The Week in Sustainable Business News

The political right continues its turn toward engaging in climate policy. On Feb 13 the right-leaning Climate Leadership Council released its Bipartisan Climate Roadmap, offering both a compliment and substitute to the left-leaning Citizens’ Climate Lobby‘s Energy Innovation and Carbon Dividend’s Act. However, Republican lawmakers continue to face resistance within their party. Grist published a guide to determining if a Republican is serious about climate action. Some questioned the science behind the plan to plant a trillion trees President Trump mentioned in his State of the Union address to Congress.

In the same week the Financial Times asked if greenwashing is a “necessary evil,” oil giant BP announced plans to become net-zero on carbon and a group of firms that relies on soybean inputs announced they will pay Brazilian farmers not to convert the Cerrado grassland into soybean fields.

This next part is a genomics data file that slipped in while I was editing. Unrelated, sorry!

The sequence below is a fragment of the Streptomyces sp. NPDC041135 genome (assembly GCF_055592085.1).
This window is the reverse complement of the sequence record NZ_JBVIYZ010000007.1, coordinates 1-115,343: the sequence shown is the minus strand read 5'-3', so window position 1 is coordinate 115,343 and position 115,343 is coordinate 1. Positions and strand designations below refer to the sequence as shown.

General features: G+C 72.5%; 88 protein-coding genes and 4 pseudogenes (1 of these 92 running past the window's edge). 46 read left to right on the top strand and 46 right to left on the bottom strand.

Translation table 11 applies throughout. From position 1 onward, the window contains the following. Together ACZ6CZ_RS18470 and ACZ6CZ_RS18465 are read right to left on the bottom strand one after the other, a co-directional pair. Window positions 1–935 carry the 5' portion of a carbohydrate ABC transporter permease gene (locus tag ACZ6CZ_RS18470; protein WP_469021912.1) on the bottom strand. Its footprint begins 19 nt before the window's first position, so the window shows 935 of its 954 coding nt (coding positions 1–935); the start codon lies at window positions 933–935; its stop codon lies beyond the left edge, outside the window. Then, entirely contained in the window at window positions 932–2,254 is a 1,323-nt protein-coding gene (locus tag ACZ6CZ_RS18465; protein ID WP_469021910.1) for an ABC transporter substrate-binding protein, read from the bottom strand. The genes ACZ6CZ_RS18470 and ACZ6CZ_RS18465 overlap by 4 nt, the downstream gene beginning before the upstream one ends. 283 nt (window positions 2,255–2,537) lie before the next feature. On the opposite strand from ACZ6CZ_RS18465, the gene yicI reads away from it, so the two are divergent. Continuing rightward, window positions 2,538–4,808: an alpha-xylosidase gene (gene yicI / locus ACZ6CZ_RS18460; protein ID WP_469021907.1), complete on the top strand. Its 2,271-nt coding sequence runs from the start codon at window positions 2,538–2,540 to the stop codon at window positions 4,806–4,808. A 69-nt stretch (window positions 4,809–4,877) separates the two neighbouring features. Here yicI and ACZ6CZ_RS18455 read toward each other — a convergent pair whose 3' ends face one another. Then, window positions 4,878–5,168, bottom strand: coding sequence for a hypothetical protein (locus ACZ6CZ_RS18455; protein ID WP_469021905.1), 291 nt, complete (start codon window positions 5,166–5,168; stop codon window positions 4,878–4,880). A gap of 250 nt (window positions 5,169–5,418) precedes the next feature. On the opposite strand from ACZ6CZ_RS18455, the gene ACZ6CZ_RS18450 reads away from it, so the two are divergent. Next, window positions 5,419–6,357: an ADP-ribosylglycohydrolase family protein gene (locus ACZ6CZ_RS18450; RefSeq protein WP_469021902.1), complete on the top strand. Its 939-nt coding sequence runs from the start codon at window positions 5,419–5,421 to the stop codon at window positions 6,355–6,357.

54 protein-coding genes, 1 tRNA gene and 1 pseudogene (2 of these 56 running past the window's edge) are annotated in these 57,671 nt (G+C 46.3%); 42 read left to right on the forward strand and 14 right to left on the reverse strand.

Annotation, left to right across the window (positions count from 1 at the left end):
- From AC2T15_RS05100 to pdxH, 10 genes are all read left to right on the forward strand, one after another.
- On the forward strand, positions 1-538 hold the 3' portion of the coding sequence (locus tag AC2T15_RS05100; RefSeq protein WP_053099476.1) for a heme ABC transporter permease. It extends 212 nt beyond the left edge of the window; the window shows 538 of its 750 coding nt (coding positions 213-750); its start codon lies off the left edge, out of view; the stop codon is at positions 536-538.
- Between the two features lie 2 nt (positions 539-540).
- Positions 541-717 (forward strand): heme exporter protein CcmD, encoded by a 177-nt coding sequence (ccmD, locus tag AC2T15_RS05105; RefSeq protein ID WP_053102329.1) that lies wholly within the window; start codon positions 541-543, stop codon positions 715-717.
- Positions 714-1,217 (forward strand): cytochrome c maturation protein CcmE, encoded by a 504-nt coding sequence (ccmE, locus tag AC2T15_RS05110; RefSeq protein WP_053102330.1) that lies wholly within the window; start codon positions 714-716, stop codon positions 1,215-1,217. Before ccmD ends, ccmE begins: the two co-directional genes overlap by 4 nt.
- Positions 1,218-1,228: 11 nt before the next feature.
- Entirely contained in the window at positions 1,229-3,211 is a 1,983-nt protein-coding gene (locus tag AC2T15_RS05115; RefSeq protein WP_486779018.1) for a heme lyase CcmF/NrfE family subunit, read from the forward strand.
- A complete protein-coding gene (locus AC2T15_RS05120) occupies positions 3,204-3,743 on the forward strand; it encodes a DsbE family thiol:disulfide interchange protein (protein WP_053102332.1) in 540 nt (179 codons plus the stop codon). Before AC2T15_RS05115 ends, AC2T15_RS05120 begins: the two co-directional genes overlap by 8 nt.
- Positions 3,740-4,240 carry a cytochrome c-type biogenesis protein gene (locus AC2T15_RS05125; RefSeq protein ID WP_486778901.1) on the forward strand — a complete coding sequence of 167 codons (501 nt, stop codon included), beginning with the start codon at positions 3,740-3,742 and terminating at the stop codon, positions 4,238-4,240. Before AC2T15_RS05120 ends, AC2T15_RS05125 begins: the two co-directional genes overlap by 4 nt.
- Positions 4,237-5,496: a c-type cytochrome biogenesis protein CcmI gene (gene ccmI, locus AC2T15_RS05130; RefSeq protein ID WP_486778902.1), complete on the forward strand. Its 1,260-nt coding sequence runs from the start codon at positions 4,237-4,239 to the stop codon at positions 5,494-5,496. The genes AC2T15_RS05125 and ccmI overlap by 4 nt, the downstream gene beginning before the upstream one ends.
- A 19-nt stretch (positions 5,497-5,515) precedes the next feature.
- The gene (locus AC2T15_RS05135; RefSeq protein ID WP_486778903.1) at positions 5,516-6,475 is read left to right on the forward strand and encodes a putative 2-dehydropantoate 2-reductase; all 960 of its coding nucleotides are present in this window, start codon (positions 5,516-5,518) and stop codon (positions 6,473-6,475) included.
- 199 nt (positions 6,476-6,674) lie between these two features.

The future of oil continues to be uncertain. Plastic bans in China threaten a major source of oil demand. One-third of oil assets might be stranded. The concept of a “stranded fossil state” emerged with concern about what Venezuela and other nations with oil-dependent budgets will do in a world with too much oil supply.

The Church of England adopted a net zero target for 2030. Airports around the world are threatened by sea-level rise. The concrete industry continues grappling with its emissions problem, this time with plans to grow bricks.

Canada could gain increased agricultural capabilities from climate change, but at the expense of natural systems and people around the world.

We’re learning more about nature’s tipping points, even as we push past potential points of no return.


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